Melaleuca quinquenervia (weed)

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Melaleuca quinquenervia (click on image to enlarge it)
Author(s):Forest & Kim Starr
Source: Wikimedia Commons

Melaleuca quinquenervia (weed) (Cavier) S.T. Blake - (Australian broad-leaved paperbark tree)

The tree is native to the eastern coastal areas of Australia and part of the Pacific. Since around 1900, it has been widely planted as an ornamental in the U.S.A. and some other countries. Its natural habitat are swampy areas and it became established in the wetlands of the Florida Everglades where it has multiplied extensively, suppressing many native plants. It forms dense stands with continuous canopies. It has also been declared a noxious weed in other southern parts of the U.S.A.

The numerous, tiny seeds disperse through wind and water and the plant also propagates vegetatively. Since the 1980s, classical biological control has been the main management strategy. For example, the weevil Oxyops vitiosa and the psyllid Boreioglycaspis melaleucae have been established successfully as biocontrol agents in Florida.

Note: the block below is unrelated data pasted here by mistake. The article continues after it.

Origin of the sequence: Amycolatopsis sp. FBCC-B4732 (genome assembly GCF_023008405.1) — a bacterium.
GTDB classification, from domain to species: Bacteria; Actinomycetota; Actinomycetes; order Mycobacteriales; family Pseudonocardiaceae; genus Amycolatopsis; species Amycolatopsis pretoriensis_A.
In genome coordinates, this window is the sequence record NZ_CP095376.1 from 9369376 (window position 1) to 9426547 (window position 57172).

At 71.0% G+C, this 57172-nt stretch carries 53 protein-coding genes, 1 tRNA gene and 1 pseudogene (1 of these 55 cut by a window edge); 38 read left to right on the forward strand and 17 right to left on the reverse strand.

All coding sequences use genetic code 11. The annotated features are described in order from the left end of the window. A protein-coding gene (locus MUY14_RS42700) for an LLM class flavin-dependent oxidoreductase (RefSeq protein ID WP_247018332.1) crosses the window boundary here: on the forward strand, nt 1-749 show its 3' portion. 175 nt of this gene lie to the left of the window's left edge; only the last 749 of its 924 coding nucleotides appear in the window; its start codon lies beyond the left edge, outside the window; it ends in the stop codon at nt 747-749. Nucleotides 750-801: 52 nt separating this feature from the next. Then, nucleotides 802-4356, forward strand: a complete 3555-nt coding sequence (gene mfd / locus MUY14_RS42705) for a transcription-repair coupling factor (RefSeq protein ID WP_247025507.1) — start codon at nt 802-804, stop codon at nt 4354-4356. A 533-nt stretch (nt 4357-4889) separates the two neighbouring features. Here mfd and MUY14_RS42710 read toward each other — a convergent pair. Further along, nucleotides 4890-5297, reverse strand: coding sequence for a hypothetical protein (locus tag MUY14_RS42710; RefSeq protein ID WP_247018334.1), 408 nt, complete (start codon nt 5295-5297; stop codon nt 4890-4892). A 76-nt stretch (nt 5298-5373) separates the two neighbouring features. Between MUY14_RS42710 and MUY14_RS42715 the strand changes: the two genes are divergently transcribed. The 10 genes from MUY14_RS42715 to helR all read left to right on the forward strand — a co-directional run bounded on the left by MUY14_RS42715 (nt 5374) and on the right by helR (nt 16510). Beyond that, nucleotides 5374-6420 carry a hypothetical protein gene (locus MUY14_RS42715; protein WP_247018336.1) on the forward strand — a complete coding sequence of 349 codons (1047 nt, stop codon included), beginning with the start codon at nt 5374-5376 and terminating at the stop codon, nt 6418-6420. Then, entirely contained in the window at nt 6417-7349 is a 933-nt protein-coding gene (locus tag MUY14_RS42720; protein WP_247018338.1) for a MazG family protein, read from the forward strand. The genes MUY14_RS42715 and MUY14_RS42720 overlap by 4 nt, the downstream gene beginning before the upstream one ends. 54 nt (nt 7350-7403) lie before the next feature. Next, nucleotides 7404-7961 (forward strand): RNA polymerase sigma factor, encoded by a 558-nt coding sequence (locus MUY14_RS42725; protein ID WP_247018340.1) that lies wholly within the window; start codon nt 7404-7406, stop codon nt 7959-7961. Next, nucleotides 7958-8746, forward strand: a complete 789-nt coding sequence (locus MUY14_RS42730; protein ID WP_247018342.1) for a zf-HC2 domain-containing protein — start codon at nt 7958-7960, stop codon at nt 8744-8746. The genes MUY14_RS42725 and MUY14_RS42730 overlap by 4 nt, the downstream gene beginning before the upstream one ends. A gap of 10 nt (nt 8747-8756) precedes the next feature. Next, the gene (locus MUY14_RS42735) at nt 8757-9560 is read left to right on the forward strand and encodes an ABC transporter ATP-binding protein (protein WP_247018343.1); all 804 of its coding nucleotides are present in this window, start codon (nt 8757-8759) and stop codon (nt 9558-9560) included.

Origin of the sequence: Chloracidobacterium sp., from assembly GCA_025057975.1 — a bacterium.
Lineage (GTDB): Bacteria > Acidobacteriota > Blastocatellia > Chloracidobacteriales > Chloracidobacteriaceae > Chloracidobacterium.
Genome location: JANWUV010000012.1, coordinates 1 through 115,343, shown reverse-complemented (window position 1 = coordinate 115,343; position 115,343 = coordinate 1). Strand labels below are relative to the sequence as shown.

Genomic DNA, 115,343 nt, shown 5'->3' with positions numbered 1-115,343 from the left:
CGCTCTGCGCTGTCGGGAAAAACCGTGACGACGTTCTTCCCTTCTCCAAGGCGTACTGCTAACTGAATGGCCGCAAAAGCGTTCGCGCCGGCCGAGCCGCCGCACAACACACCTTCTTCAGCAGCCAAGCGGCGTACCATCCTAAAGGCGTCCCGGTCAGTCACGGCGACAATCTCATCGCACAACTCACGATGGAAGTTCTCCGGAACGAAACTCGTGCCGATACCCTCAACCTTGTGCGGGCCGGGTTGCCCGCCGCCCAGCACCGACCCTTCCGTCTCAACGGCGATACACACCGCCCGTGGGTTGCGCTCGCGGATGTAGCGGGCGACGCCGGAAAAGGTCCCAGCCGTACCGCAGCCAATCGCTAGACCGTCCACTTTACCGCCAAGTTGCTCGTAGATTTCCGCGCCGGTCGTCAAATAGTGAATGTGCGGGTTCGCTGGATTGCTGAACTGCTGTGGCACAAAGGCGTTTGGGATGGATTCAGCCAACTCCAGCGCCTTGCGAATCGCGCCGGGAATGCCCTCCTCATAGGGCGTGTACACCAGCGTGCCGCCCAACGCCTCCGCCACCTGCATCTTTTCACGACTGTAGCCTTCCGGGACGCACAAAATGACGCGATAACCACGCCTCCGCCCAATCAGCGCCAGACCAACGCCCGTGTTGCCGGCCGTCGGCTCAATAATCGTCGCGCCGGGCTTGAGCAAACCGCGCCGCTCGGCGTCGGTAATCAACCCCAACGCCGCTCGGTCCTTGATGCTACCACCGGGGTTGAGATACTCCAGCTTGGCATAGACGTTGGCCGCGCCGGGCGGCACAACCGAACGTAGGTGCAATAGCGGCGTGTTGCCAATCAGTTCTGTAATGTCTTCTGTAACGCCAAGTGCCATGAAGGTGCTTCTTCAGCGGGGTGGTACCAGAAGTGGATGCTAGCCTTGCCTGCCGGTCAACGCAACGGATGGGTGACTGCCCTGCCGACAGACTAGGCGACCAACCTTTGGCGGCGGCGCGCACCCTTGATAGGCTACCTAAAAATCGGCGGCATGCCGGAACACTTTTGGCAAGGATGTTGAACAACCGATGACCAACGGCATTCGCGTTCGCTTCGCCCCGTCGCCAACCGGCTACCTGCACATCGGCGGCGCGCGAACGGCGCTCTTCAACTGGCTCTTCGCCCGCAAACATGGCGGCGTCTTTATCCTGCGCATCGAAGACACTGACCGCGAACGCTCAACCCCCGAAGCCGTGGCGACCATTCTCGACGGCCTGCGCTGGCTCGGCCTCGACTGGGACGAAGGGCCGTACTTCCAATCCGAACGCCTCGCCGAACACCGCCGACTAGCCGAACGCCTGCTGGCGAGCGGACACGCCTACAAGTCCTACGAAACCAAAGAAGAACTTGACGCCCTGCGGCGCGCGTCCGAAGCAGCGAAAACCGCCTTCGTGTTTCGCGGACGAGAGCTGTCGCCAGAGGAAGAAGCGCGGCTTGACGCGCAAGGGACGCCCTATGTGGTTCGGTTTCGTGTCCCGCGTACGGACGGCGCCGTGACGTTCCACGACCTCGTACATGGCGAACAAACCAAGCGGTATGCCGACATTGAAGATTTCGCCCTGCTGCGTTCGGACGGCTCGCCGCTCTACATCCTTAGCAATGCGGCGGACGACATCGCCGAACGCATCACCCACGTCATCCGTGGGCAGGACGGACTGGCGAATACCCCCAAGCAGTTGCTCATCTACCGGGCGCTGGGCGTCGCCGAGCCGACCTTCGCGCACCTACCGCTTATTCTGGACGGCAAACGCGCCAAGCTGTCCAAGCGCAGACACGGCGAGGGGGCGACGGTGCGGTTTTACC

Vernacular names
• Deutsch: Mao-Holzrose
• English: Australian broad-leaved paperbark tree
melaleuca
• Español: balsamo de cayeput
• Français: niaouli

The tree can grow to a height of 25-30 m and reach a trunk diameter of almost 1 m. The leaves are 4-9 cm long and 1-2 cm wide. The bark is characterized by its paper-like layers which tend to peel off on the outside.

For details see the respective page in Wikipedia.